100. 100. Kim JW, Lee JE, Kim MJ, Cho E-G, Cho S-G, Choi E-J. Glycogen synthase kinase 3 beta is a natural activator of mitogen-activated protein kinase/extracellular signal-regulated kinase kinase kinase 1 (MEKK1). J Biol Chem. 2003;278(16):13995–14001. pmid:12584189
  101. 101. Ding Q, Xia W, Liu J-C, Yang J-Y, Lee D-F, Xia J, et al. Erk associates with and primes GSK-3beta for its inactivation resulting in upregulation of beta-catenin. Mol Cell. 2005;19(2):159–170. pmid:16039586
  102. 102. Lee K, Esselman WJ. Inhibition of PTPs by H(2)O(2) regulates the activation of distinct MAPK pathways. Free Radic Biol Med. 2002;33(8):1121–1132. pmid:12374624
  103. 103. Miranti CK, Ohno S, Brugge JS. Protein kinase C regulates integrin-induced activation of the extracellular regulated kinase pathway upstream of Shc. J Biol Chem. 1999;274(15):10571–10581. pmid:10187852
  104. 104. Jin T, George Fantus I, Sun J. Wnt and beyond Wnt: multiple mechanisms control the transcriptional property of beta-catenin. Cell Signal. 2008;20(10):1697–1704. pmid:18555664
  105. 105. Smith GR, Shanley DP. Modelling the response of FOXO transcription factors to multiple post-translational modifications made by ageing-related signalling pathways. PLOS ONE. 2010;5(6):e11092. pmid:20567500
  106. 106. Reya T, Clevers H. Wnt signalling in stem cells and cancer. Nature. 2005 Apr 14;434(7035):843–50. pmid:15829953
  107. 107. Rodrik-Outmezguine VS, Chandarlapaty S, Pagano NC, Poulikakos PI, Scaltriti M, Moskatel E, et al. mTOR kinase inhibition causes feedback-dependent biphasic regulation of AKT signaling. Cancer Discov. 2011;1(3):248–259. pmid:22140653
  108. 108. Avin KG, Coen PM, Huang W, Stolz DB, Sowa GA, Dubé JJ, et al. Skeletal muscle as a regulator of the longevity protein, Klotho. Front Physiol [Internet]. 2014 Jun 17;5. Available from:
  109. 109. Famili F, Naber BAE, Vloemans S, de Haas EFE, Tiemessen MM, Staal FJT. Discrete roles of canonical and non-canonical Wnt signaling in hematopoiesis and lymphopoiesis. Cell Death Dis. 2015 Nov;6(11):e1981.
  110. 110. Haruta T, Uno T, Kawahara J, Takano A, Egawa K, Sharma PM, et al. A rapamycin-sensitive pathway down-regulates insulin signaling via phosphorylation and proteasomal degradation of insulin receptor substrate-1. Mol Endocrinol Baltim Md. 2000 Jun;14(6):783–94.
  111. 111. Dudek H, Datta SR, Franke TF, Birnbaum MJ, Yao R, Cooper GM, et al. Regulation of neuronal survival by the serine-threonine protein kinase Akt. Science. 1997;275(5300):661–5. pmid:9005851
  112. 112. Lee YH, Giraud J, Davis RJ, White MF. c-Jun N-terminal kinase (JNK) mediates feedback inhibition of the insulin signaling cascade. J Biol Chem. 2003;278(5):2896–902. pmid:12417588
  113. 113. Strle K, Broussard SR, McCusker RH, Shen W-H, LeCleir JM, Johnson RW, et al. C-jun N-terminal kinase mediates tumor necrosis factor-alpha suppression of differentiation in myoblasts. Endocrinology. 2006;147(9):4363–73. pmid:16777978
  114. 114. Tetsu O, McCormick F. Beta-catenin regulates expression of cyclin D1 in colon carcinoma cells. Nature. 1999;398(6726):422–6. pmid:10201372
  115. 115. Shimizu T, Kagawa T, Inoue T, Nonaka A, Takada S, Aburatani H, et al. Stabilized β-Catenin Functions through TCF/LEF Proteins and the Notch/RBP-Jκ Complex To Promote Proliferation and Suppress Differentiation of Neural Precursor Cells. Mol Cell Biol. 2008;28(24):7427–41. pmid:18852283
  116. 116. Downward J. PI 3-kinase, Akt and cell survival. Semin Cell Dev Biol. 2004;15(2):177–82. pmid:15209377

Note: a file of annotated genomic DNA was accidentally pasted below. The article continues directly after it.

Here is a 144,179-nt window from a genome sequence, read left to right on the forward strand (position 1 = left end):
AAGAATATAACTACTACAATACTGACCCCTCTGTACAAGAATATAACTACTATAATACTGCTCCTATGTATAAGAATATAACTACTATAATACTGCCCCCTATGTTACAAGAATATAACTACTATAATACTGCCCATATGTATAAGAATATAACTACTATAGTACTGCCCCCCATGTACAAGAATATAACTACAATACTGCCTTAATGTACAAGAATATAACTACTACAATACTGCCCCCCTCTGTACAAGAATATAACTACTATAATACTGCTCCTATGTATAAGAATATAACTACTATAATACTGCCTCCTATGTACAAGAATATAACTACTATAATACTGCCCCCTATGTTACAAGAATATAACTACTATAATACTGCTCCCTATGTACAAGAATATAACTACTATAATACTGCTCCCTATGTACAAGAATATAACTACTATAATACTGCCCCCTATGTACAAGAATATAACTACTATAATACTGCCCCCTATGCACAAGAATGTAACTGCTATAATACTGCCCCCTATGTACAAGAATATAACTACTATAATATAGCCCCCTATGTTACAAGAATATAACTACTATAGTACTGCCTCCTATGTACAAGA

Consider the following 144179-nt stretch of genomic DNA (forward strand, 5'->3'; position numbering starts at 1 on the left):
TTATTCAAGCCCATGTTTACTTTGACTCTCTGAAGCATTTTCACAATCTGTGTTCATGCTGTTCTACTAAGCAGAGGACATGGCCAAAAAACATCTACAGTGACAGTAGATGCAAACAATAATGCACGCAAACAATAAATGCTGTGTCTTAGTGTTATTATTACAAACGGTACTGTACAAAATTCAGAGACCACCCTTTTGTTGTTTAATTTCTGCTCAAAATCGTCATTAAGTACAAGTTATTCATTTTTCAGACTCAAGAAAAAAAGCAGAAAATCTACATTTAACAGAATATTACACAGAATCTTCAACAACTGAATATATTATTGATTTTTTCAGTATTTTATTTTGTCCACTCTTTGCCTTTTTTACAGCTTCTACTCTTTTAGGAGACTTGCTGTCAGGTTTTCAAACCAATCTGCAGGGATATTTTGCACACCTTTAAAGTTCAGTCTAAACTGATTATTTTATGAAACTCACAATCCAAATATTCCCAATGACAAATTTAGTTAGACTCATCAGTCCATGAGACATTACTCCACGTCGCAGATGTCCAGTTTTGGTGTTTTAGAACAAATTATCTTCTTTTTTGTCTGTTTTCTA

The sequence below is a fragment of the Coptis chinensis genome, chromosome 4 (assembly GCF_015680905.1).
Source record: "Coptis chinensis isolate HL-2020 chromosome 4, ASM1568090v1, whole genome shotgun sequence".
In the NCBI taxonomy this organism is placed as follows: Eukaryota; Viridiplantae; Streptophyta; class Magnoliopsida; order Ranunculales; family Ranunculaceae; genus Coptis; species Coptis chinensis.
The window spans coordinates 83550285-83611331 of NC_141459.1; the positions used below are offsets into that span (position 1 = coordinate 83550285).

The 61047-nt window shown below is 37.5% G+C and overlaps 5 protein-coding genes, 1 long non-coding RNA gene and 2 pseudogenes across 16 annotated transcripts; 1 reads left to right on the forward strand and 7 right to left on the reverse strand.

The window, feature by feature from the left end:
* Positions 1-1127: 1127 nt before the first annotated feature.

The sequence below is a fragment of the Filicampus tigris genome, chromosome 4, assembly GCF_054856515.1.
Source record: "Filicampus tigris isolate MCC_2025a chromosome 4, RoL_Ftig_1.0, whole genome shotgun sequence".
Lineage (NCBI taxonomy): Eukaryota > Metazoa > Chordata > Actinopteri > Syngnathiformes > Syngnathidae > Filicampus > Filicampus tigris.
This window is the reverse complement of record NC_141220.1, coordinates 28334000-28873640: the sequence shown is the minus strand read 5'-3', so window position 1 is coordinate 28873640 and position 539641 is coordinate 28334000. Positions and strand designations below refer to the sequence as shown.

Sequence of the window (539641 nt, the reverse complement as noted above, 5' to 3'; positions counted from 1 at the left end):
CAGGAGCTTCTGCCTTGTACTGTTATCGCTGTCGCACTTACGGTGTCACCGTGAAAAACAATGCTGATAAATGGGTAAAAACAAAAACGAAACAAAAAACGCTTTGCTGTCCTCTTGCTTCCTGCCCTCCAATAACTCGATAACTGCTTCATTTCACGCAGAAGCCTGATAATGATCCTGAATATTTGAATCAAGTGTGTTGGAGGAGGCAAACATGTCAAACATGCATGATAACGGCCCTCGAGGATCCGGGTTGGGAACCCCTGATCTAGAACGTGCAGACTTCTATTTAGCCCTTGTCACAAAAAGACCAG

117. 117. Franke TF. PI3K/Akt: getting it right matters. Oncogene. 2008;27(50):6473–88. pmid:18955974
  118. 118. Zhang J, Gao Z, Yin J, Quon MJ, Ye J. S6K Directly Phosphorylates IRS-1 on Ser-270 to Promote Insulin Resistance in Response to TNF-α Signaling through IKK2. J Biol Chem. 2008;283(51):35375–82. pmid:18952604
  119. 119. Copps KD, White MF. Regulation of insulin sensitivity by serine/threonine phosphorylation of insulin receptor substrate proteins IRS1 and IRS2. Diabetologia. 2012;55(10):2565–82. pmid:22869320
  120. 120. Codogno P, Meijer AJ. Autophagy and signaling: their role in cell survival and cell death. Cell Death Differ. 2005;12(2):1509–18.
  121. 121. Graudenzi A, Serra R, Villani M, Colacci A, Kauffman SA. Robustness analysis of a Boolean model of gene regulatory network with memory. J Comput Biol J Comput Mol Cell Biol. 2011 Apr;18(4):559–77.
  122. 122. Liu L, Rando TA. Manifestations and mechanisms of stem cell aging. J Cell Biol. 2011;193(2):257–66. pmid:21502357
  123. 123. Reya T, Clevers H. Wnt signalling in stem cells and cancer. Nature. 2005 Apr 14;434(7035):843–50. pmid:15829953
  124. 124. Nalapareddy K, Nattamai KJ, Kumar RS, Karns R, Wikenheiser-Brokamp KA, Sampson LL, et al. Canonical Wnt Signaling Ameliorates Aging of Intestinal Stem Cells. Cell Rep. 2017 Mar 14;18(11):2608–21. pmid:28297666
  125. 125. Tian H, Biehs B, Chiu C, Siebel CW, Wu Y, Costa M, et al. Opposing activities of Notch and Wnt signaling regulate intestinal stem cells and gut homeostasis. Cell Rep. 2015;11(1):33–42. pmid:25818302
  126. 126. Kikuchi A, Yamamoto H, Sato A, Matsumoto S. New insights into the mechanism of Wnt signaling pathway activation. Int Rev Cell Mol Biol. 2011;291:21–71. pmid:22017973
  127. 127. Niehrs C. The complex world of WNT receptor signalling. Mol Cell Biol. 2012;13(12):767–779.
  128. 128. Rommel C, Bodine SC, Clarke BA, Rossman R, Nunez L, Stitt TN, et al. Mediation of IGF-1-induced skeletal myotube hypertrophy by PI(3)K/Akt/mTOR and PI(3)K/Akt/GSK3 pathways. Nat Cell Biol. 2001;3(11):1009–13. pmid:11715022
  129. 129. Watanabe S, Sato K, Hasegawa N, Kurihara T, Matsutani K, Sanada K, et al. Serum C1q as a novel biomarker of sarcopenia in older adults. FASEB J Off Publ Fed Am Soc Exp Biol. 2015;29(3):1003–10.